Health

Iowa City VA to launch podcast focused on veterans' health concerns

Episodes highlight medical research, new hospital program

Brandon Rea, a Veterans Affairs research assistant, interviews Dr. Christie Thomas on Nov. 20 during the recording of an episode of “The Vets First Podcast” at the Iowa City VA Hospital. The podcast focuses on veterans’ medical concerns and the research being done at the VA to help address them. (David Harmantas/Freelance)
Brandon Rea, a Veterans Affairs research assistant, interviews Dr. Christie Thomas on Nov. 20 during the recording of an episode of “The Vets First Podcast” at the Iowa City VA Hospital. The podcast focuses on veterans’ medical concerns and the research being done at the VA to help address them. (David Harmantas/Freelance)
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IOWA CITY — Researchers study a slew of issues that affect veterans’ health, working to find solutions for the challenges they face every day.

But what is the veteran experience with the medical conditions that researchers work to understand?

In an upcoming podcast, a pair of Veterans Affairs researchers hope to provide a platform for veterans to share their stories and to shed light on their experience at the Iowa City-based facility.

“I want to hear from them,” said Levi Sowers, podcast host and a research health science specialist at the Iowa City VA. “I think that’s a valuable thing to have for a researcher, especially one that doesn’t get a lot of clinical aspects, and translating that into a story we can tell.”

Called “The Vets First Podcast,” the episodes are hosted by Sowers and Brandon Rea, a research assistant at the Iowa City VA.

While the podcast is focused on the Iowa City VA Health Care System and its work, the target audience is veterans nationwide.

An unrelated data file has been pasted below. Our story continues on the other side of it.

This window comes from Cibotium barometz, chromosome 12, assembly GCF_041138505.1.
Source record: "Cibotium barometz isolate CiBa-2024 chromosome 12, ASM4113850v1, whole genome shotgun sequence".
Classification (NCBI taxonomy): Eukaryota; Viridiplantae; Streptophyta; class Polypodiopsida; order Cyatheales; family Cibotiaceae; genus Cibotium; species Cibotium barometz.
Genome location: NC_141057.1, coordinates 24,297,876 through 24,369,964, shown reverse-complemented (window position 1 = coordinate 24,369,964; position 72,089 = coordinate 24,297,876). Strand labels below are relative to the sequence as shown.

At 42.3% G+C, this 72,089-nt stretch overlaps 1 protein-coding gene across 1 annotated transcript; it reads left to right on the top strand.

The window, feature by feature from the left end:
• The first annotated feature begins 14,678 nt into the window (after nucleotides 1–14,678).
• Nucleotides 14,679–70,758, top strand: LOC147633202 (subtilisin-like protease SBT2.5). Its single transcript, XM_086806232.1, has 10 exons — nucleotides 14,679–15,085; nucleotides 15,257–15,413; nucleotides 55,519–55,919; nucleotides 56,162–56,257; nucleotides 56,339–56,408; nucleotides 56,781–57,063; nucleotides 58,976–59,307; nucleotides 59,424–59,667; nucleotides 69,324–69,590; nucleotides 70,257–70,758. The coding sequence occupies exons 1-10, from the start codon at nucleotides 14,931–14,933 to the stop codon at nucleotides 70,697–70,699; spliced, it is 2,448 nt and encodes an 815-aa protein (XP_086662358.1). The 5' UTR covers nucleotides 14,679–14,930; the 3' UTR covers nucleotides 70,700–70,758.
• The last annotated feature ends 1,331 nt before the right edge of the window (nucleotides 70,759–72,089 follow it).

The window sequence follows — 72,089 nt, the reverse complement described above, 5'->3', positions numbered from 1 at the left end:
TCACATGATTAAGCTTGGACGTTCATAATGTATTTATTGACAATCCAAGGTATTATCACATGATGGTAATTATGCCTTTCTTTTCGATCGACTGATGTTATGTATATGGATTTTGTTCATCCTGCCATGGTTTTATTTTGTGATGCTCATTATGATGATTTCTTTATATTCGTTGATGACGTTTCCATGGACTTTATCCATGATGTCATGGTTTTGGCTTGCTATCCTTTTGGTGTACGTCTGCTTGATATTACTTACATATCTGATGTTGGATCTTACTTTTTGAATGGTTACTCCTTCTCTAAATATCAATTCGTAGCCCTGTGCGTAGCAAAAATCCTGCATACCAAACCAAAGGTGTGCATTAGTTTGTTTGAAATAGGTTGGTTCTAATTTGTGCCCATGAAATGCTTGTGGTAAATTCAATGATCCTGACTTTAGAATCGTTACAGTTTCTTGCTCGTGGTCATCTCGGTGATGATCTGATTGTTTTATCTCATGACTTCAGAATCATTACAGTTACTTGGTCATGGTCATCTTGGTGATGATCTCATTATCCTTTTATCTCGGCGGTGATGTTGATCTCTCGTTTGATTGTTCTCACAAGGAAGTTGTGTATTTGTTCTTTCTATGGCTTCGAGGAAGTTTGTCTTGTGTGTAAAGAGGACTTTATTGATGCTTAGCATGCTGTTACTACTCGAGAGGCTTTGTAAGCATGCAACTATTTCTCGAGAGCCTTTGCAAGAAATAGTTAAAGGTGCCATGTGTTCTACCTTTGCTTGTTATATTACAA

The Iowa City VA is slated to launch the episodes in the near future.

Throughout the series, the hosts discuss a specific medical condition through the eyes of a veteran as well as the clinicians or researchers who are familiar with that topic.

In the first episode, Air Force veteran Doug Lamphier talks about the migraines he experiences as a result of a traumatic brain injury he received while deployed overseas during Operation Desert Storm.

The interviews with veterans can be very candid and emotional, according to the hosts.

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In addition, the hosts hope to spread awareness of the work done by researchers and providers in the Iowa City VA to understand and treat the medical conditions that affect veterans’ health and wellness.

“If you ask the average veteran if they know the research exists at the VA, they’ll tell you no, which I think is a problem since research is one of the three pillars of the VA,” Sowers said. “It’s a very important part of the VA, and I think we need to do a better job communicating that to veterans.”

For a series of episodes set to be released later on, Sowers and Rea sat down with Dr. Christie Thomas, a University of Iowa nephrologist, to discuss kidney disease.

Thomas also shared information about the Iowa City VA’s new kidney transplant program, which entails placing hepatitis C-positive kidneys into patients who do not have the virus. The Iowa City-based hospital was the first VA hospital to implement this program earlier this year.

During the episode, Thomas called the program innovative, stating that it opens the door for more patients in need of a new organ to be taken off the waiting list even sooner.

When developing the podcast over the past year, Sowers and Rea initially planned to focus entirely on research done at the Iowa City VA. However, as the work progressed, Rea said they expanded their comfort zone and decided to focus on the VA nationwide.

“I think it’s important to just get the awareness out there that the VA is a place that has multiple types of treatments that veterans can get, and making the veteran feel comfortable about coming to the VA for health care, in any capacity,” Sowers said. “Then on top of that, communicating research that we do is pretty fantastic.”

Comments: (319) 368-8536; michaela.ramm@thegazette.com

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